Sign up ×
Stack Overflow is a community of 4.7 million programmers, just like you, helping each other. Join them; it only takes a minute:

I understand that code in closure can access variables & methods & arguments up the scope chain, but what happens if it doesn't use any of them ? do those variables still retained ?

Consider this case :

function f(){

  var a=[];
  for(var i=0;i<1000000;i++) a.push({});

  return function(){


var x = f();

Does variable a retained in memory even though the closure does not use it ?


UPDATE: Seems there's no answer about 'trivial' closures. So is it fair to assume that each and every closure ( even if it does nothing at all ) may retain in memory all the methods up the scope chain including their arguments , variables and inner functions ( until the closure is garbage collected )?

Also, about the 'possibly duplicate' question about node.js - to my knowledge node.js runs only on a dedicated environment that based on google's v8 JS engine. Here I'm talking about web-apps that will run in any modern browser ( in most cases )

share|improve this question
You never can really know… The JS implementation can do as it want. Clever garbage collectors that do statical code analysis can collect the values, but there is no guarantee. – Bergi Sep 19 '13 at 0:19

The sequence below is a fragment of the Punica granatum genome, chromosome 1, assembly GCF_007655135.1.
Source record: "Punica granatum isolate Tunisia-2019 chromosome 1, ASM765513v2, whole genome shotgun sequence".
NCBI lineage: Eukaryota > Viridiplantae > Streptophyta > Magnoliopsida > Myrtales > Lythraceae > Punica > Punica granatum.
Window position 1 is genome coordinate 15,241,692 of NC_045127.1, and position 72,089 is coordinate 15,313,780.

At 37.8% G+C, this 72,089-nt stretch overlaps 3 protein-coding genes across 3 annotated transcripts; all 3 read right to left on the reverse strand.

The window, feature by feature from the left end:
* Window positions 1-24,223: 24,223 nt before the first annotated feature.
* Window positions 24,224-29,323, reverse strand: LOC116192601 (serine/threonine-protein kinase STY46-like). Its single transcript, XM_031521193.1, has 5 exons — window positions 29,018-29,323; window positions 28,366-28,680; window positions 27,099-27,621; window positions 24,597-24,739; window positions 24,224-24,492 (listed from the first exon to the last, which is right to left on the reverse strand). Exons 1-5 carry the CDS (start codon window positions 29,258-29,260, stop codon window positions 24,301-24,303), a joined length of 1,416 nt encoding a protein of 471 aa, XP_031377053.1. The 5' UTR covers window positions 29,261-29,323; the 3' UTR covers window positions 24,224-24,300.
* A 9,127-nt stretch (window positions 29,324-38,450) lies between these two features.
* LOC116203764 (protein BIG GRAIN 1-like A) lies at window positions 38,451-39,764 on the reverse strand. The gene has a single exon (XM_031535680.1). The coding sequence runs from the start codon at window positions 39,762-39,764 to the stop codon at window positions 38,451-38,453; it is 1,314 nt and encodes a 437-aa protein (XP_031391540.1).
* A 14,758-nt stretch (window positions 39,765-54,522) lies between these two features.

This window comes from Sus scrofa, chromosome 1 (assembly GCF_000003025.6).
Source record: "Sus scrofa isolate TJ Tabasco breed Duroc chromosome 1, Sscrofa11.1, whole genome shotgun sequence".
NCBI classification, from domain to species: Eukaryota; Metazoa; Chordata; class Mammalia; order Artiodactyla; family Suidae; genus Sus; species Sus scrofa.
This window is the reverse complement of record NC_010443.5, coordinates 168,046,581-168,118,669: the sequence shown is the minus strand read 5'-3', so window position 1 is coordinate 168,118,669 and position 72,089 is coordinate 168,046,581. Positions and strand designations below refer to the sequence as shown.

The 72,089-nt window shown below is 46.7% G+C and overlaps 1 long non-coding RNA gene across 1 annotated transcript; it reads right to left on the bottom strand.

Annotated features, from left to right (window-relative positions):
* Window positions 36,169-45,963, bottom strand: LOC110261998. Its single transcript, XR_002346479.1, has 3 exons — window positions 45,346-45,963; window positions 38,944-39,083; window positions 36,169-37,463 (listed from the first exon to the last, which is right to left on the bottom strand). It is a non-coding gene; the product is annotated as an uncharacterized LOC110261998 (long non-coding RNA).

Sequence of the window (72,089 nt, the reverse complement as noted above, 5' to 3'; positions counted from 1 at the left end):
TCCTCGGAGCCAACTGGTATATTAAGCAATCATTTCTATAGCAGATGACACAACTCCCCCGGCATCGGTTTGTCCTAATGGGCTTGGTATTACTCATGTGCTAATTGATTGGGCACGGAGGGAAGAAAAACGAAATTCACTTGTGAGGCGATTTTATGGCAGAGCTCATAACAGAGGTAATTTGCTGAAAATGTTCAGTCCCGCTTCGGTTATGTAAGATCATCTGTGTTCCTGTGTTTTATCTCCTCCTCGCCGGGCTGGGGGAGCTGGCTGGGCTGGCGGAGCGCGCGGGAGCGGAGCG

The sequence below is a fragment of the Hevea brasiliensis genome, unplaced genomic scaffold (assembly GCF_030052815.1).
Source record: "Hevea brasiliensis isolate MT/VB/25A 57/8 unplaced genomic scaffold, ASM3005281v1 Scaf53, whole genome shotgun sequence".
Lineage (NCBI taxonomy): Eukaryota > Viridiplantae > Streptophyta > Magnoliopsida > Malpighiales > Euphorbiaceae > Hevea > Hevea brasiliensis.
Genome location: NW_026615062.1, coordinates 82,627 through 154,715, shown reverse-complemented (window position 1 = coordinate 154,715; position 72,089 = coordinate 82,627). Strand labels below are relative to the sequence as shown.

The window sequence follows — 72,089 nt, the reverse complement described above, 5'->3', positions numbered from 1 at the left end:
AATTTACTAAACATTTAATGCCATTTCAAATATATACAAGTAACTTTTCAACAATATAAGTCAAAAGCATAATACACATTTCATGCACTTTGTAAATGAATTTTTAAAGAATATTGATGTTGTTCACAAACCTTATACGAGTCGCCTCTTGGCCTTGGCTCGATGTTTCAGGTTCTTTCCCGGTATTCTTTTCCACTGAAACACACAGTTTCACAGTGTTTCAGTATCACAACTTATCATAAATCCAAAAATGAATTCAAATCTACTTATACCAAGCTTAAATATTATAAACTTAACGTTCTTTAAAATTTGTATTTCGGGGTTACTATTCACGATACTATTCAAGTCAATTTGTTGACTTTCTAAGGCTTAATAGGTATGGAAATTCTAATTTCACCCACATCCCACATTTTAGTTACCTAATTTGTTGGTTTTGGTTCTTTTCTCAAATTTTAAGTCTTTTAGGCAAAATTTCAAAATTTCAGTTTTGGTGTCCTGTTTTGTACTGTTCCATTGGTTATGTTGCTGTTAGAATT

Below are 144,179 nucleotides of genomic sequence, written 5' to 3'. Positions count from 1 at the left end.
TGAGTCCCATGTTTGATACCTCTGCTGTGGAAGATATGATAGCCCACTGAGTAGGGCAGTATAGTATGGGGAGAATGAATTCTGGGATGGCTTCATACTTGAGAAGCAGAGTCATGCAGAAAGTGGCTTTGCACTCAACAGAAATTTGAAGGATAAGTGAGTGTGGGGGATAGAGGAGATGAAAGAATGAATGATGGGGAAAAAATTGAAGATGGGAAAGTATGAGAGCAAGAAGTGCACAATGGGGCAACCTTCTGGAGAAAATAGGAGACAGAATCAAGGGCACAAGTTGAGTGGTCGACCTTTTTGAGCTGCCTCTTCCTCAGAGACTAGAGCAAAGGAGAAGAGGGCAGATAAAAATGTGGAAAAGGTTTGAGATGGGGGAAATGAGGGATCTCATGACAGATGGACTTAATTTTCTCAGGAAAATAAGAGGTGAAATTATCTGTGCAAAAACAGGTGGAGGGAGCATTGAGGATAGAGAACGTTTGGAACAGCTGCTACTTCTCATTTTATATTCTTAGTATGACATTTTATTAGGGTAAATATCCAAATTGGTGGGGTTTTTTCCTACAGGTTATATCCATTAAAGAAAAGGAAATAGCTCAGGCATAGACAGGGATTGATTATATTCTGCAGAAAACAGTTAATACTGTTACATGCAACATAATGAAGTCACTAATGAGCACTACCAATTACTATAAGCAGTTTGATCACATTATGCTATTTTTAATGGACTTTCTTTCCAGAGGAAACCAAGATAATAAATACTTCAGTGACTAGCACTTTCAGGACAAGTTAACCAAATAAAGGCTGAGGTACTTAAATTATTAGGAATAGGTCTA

possible duplicate of garbage collection with node.js (and its related questions) – Bergi Sep 19 '13 at 0:28
Rule of thumb: For (old) engines with dumb garbage collectors better set a=null explicitly. – Bergi Sep 19 '13 at 0:41
If we are to suppose only relatively new browsers , It this an issue to worry about ? – TheZver Sep 19 '13 at 0:44

1 Answer 1

When the interpreter chooses to free the memory it occupied is an implementation detail - there is no single javascript interpreter.

Note that it's not always possible for the interpreter to know the variable is unused:

function f() {
    var a = 123

    return function(x) {
        alert(eval(x));  // if there's an eval, we have to hold onto all local variables



Experimenting in the chrome console

var e = eval

var f = function(){
    var a = 123;
    return function() {
        return eval('a');

var g = function(){
    var a = 123;

    return function() {
        return e('a');

f()()  // 123
g()()  // ReferenceError

It appears that V8 is making optimizations based on the present of eval

share|improve this answer
+10 This is a really really interesting experiment. – Adam Sep 19 '13 at 0:31
this answer sheds a bit more light on what's happening. It'd be nice to see the spec for that. – Eric Sep 19 '13 at 0:33
No, it does not only look innocent but is innocent. g('a') and eval('a') do evaluate differently, EcmaScript specially introduced the concept of a "direct call" for this. g will eval the code in the global scope. – Bergi Sep 19 '13 at 0:36
That's fair. but I'm talking about specifically trivial functions of few lines that only use arguments and/or local variables. Does the new browsers know to handle that and act like It's a global-scope-method ? It's of big importance because I've tones of tiny closures used for quick event-handlers setup ( specifically talking - ExtJs component listeners ) – TheZver Sep 19 '13 at 0:36

Your Answer


By posting your answer, you agree to the privacy policy and terms of service.

Not the answer you're looking for? Browse other questions tagged or ask your own question.